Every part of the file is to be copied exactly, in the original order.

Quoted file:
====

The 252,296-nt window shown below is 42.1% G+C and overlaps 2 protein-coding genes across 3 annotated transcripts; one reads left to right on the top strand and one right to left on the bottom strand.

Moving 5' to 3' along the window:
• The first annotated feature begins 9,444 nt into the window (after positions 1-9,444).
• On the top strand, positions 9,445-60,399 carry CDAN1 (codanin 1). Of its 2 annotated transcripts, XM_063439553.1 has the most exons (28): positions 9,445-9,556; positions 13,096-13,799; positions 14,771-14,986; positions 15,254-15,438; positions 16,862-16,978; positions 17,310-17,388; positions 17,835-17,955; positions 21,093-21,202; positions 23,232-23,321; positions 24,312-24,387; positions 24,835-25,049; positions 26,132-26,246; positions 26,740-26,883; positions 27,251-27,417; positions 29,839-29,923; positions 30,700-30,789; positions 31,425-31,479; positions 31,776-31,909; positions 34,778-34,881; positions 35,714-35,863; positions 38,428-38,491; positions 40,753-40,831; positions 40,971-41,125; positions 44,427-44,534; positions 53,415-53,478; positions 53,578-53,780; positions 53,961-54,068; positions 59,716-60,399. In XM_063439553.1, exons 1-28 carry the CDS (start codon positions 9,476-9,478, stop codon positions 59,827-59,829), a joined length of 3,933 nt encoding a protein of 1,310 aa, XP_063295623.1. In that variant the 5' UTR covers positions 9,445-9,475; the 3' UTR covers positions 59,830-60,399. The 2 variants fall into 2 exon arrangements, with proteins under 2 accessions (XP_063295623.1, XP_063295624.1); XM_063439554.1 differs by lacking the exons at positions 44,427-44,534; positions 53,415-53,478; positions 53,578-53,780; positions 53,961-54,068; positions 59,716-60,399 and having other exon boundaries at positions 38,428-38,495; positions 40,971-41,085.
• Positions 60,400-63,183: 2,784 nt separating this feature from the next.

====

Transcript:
The 252,296-nt window shown below is 42.1% G+C and overlaps 2 protein-coding genes across 3 annotated transcripts; one reads left to right on the top strand and one right to left on the bottom strand.

Moving 5' to 3' along the window:
• The first annotated feature begins 9,444 nt into the window (after positions 1-9,444).
• On the top strand, positions 9,445-60,399 carry CDAN1 (codanin 1). Of its 2 annotated transcripts, XM_063439553.1 has the most exons (28): positions 9,445-9,556; positions 13,096-13,799; positions 14,771-14,986; positions 15,254-15,438; positions 16,862-16,978; positions 17,310-17,388; positions 17,835-17,955; positions 21,093-21,202; positions 23,232-23,321; positions 24,312-24,387; positions 24,835-25,049; positions 26,132-26,246; positions 26,740-26,883; positions 27,251-27,417; positions 29,839-29,923; positions 30,700-30,789; positions 31,425-31,479; positions 31,776-31,909; positions 34,778-34,881; positions 35,714-35,863; positions 38,428-38,491; positions 40,753-40,831; positions 40,971-41,125; positions 44,427-44,534; positions 53,415-53,478; positions 53,578-53,780; positions 53,961-54,068; positions 59,716-60,399. In XM_063439553.1, exons 1-28 carry the CDS (start codon positions 9,476-9,478, stop codon positions 59,827-59,829), a joined length of 3,933 nt encoding a protein of 1,310 aa, XP_063295623.1. In that variant the 5' UTR covers positions 9,445-9,475; the 3' UTR covers positions 59,830-60,399. The 2 variants fall into 2 exon arrangements, with proteins under 2 accessions (XP_063295623.1, XP_063295624.1); XM_063439554.1 differs by lacking the exons at positions 44,427-44,534; positions 53,415-53,478; positions 53,578-53,780; positions 53,961-54,068; positions 59,716-60,399 and having other exon boundaries at positions 38,428-38,495; positions 40,971-41,085.
• Positions 60,400-63,183: 2,784 nt separating this feature from the next.